Education is key to enabling people to make well informed decisions and ensuring that, particularly young people, know, for example, the consequences of dangerous and reckless driving; or where drug abuse could lead.
I think it is important that credible people with real life experience about things such as the consequences of road accidents visit schools and speak to children.
Often I think well meaning attempts to inform young people about both sides of an argument actually result in confusion, and there is a need to ensure such exercises are tailored to pupils’ ability to objectively assess evidence. There is in my view a need for more clarity in some areas, for example on the potential health risks of drug abuse. Too often I think “decide for yourself” comes across as dismissive of the health risks.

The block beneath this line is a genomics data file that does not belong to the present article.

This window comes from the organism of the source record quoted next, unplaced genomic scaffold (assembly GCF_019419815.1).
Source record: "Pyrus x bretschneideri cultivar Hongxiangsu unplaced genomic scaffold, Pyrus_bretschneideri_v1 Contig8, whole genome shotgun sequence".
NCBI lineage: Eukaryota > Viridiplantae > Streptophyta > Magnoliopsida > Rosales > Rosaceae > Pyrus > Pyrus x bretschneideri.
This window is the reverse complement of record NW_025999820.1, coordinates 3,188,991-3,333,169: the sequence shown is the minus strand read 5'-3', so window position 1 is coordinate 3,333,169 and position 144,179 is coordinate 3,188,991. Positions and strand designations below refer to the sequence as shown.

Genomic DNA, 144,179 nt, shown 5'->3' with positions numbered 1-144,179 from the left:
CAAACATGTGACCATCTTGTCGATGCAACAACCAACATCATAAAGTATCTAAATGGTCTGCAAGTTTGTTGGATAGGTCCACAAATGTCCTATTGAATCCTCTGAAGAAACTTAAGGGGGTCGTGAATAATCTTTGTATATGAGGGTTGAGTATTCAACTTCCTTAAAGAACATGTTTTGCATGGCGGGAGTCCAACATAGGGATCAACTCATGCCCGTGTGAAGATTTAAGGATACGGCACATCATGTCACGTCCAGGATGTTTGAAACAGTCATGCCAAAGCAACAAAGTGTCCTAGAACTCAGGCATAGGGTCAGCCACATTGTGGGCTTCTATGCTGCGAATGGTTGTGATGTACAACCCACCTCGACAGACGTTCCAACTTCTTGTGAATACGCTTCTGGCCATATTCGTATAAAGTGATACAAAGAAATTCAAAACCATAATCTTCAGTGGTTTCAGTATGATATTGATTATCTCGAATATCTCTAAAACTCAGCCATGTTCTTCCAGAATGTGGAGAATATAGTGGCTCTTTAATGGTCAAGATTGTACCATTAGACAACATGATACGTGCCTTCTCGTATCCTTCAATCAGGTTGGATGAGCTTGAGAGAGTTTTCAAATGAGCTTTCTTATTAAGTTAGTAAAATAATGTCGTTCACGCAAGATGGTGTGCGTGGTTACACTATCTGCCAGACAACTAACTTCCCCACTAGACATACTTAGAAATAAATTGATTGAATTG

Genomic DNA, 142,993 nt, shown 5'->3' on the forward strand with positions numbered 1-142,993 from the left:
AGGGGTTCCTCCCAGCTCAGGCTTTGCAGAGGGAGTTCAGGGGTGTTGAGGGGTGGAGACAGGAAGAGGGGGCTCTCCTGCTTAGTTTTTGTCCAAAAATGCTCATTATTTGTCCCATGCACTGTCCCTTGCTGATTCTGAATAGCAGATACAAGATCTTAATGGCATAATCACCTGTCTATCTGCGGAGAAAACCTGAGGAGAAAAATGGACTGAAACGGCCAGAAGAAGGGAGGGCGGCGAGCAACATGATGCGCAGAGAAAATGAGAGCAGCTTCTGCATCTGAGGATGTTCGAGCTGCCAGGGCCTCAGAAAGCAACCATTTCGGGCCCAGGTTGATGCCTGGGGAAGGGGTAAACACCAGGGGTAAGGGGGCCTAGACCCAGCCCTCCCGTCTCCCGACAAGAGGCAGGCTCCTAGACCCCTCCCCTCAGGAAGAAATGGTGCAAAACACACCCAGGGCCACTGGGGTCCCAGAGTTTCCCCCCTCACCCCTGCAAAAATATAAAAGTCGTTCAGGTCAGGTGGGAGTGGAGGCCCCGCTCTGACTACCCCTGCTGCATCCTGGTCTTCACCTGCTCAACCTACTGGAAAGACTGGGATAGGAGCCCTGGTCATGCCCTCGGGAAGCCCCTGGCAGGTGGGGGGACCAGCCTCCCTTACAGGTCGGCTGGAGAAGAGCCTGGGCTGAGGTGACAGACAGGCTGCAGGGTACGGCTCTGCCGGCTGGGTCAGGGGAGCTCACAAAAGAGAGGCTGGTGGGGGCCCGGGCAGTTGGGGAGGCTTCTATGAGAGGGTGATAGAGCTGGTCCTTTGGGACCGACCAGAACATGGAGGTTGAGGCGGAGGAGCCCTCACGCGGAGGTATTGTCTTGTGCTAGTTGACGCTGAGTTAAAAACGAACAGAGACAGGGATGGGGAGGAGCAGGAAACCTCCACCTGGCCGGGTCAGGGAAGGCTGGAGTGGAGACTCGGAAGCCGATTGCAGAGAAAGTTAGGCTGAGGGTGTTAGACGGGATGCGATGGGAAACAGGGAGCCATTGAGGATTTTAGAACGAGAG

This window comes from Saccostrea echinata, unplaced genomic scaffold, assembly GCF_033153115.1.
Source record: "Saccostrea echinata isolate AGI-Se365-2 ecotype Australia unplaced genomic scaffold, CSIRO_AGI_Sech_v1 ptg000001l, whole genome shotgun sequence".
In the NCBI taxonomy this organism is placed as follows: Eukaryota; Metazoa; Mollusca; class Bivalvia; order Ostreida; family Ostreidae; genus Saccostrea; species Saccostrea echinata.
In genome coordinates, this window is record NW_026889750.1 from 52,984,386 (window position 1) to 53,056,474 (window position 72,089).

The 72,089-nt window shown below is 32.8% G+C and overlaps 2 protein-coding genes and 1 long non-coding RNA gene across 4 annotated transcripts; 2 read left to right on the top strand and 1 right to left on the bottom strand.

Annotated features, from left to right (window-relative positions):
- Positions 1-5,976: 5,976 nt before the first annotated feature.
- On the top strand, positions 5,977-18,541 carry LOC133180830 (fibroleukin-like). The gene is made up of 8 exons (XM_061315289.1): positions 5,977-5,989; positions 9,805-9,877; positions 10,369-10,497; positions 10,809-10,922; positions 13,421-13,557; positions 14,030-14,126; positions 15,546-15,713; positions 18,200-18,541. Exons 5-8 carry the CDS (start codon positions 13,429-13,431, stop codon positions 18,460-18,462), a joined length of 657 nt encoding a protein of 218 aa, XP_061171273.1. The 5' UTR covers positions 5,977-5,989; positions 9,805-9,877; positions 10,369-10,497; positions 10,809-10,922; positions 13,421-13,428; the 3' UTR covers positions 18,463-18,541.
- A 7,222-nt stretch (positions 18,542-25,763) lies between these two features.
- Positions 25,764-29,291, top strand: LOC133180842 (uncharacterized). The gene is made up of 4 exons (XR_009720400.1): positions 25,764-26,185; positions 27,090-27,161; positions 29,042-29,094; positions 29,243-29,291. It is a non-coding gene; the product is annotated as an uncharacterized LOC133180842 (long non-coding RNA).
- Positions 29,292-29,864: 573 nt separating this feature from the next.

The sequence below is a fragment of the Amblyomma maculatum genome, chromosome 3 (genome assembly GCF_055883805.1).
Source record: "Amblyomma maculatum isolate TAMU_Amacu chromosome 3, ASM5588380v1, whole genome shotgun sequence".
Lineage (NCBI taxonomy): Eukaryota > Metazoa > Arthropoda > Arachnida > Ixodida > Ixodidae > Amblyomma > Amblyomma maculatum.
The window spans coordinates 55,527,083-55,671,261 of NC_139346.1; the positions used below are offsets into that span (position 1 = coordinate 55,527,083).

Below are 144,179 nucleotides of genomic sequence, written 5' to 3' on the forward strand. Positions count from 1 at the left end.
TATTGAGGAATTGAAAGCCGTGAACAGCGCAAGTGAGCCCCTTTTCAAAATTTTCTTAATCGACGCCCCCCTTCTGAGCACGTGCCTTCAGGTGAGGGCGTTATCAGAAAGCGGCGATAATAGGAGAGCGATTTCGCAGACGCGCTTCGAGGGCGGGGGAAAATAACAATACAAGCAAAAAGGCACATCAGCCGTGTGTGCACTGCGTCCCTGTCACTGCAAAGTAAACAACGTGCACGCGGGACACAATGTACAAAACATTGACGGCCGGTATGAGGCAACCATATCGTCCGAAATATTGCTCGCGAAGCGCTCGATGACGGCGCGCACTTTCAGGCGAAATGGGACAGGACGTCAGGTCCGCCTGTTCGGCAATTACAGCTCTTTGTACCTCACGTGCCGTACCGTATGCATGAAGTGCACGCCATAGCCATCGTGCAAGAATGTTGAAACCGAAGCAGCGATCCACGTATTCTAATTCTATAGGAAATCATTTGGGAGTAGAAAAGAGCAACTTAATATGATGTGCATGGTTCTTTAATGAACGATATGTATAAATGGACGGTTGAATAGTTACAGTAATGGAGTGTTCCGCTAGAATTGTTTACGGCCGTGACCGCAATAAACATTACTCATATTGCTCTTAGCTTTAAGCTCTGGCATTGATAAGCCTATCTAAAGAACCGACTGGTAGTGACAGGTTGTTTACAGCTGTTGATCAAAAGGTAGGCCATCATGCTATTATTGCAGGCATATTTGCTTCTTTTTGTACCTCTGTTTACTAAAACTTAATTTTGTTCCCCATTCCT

There is also a need to educate people about our laws and what is and is not acceptable in our society. There are areas such as for example domestic abuse, forced marriage and rape where there is a particular need to ensure that myths about what is acceptable and what constitutes an offence are countered by quality education.
Awareness of our democratic, and policing systems, are in my experience very low. There is widespread confusion, even among councillors setting police priorities, for example on the difference between Special Constables and PCSOs. Even some police officers appeared unaware of the role of Police Authorities in overseeing, and setting the strategic priorities for, the police forces in their areas. We need to ensure people are empowered through education to play a part in deciding how our society is run.